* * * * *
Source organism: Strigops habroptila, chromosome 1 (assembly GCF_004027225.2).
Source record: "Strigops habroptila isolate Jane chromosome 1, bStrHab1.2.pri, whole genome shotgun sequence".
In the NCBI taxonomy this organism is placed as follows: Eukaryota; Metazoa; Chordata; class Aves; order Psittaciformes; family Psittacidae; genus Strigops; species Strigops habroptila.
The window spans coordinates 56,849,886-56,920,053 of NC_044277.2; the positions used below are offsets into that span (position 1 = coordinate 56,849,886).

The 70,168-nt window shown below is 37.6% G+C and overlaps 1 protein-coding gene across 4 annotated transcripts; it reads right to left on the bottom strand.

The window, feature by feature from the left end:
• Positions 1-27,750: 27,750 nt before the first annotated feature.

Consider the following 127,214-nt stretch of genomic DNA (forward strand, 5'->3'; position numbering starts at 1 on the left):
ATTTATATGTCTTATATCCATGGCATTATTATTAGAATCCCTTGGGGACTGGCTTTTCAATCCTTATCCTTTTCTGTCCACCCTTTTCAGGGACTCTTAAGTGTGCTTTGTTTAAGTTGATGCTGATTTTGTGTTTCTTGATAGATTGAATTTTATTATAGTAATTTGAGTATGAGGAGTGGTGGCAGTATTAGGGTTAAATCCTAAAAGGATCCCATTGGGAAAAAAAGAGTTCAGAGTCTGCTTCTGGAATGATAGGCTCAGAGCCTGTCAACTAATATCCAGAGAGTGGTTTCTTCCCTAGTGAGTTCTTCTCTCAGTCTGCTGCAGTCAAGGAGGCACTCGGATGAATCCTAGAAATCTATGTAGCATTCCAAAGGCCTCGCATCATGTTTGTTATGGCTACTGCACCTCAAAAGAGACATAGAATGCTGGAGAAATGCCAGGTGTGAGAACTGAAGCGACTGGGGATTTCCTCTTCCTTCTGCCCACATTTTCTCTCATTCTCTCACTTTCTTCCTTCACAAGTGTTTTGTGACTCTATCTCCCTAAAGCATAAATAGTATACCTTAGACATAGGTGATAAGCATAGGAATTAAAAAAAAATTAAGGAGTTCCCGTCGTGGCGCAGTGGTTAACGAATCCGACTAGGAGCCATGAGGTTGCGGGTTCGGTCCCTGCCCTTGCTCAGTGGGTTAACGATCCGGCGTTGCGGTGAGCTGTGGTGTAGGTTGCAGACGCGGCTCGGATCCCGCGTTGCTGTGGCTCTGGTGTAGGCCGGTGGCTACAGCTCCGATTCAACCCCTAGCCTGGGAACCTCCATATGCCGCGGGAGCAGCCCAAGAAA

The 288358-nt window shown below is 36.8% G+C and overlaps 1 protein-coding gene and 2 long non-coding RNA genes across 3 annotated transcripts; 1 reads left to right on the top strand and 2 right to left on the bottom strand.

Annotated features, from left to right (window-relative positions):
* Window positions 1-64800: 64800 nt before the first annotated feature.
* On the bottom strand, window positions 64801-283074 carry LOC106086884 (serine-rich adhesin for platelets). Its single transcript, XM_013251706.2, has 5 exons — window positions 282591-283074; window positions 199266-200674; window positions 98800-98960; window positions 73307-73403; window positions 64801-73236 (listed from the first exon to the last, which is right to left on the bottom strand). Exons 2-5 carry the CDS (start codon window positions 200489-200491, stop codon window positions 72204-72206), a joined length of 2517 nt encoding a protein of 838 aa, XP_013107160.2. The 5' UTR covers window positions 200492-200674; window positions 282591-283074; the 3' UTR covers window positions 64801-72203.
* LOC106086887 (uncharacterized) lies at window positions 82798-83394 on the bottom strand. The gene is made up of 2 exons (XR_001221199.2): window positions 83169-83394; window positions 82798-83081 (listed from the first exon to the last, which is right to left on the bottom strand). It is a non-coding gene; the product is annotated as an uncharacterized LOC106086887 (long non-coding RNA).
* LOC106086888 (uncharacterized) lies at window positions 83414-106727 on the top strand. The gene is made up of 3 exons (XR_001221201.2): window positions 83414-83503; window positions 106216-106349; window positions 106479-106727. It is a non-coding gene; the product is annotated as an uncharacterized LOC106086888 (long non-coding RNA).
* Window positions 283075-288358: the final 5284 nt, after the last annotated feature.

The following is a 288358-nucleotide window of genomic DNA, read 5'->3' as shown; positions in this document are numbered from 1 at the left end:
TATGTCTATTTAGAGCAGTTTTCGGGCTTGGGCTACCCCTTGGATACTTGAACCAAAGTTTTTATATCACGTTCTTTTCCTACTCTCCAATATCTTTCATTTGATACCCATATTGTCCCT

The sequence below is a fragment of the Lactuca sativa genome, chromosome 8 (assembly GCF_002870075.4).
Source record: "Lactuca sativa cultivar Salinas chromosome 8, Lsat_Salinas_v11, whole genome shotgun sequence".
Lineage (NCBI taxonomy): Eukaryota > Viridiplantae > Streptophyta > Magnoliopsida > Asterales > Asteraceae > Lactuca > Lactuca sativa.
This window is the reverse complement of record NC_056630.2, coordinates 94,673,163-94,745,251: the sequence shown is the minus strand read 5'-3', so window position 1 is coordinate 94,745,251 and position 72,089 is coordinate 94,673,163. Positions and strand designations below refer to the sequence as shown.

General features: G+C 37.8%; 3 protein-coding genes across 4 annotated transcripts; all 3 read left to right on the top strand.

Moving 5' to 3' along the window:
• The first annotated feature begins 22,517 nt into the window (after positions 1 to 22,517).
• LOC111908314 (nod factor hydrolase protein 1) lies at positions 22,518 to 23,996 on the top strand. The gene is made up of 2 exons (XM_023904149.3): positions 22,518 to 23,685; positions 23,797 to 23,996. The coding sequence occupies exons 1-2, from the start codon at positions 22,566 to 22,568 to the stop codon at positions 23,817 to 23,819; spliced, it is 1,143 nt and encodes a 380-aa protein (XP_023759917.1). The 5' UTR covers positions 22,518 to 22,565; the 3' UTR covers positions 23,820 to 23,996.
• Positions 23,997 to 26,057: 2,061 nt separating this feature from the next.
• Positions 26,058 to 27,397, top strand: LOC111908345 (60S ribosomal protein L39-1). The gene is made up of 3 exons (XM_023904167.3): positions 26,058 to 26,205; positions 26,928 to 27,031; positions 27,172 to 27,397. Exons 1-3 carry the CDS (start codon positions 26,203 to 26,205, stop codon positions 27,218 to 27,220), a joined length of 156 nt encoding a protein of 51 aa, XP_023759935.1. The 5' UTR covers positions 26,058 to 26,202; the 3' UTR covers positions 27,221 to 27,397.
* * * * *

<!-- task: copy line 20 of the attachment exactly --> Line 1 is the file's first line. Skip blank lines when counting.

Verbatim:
Source record: "Lactuca sativa cultivar Salinas chromosome 8, Lsat_Salinas_v11, whole genome shotgun sequence".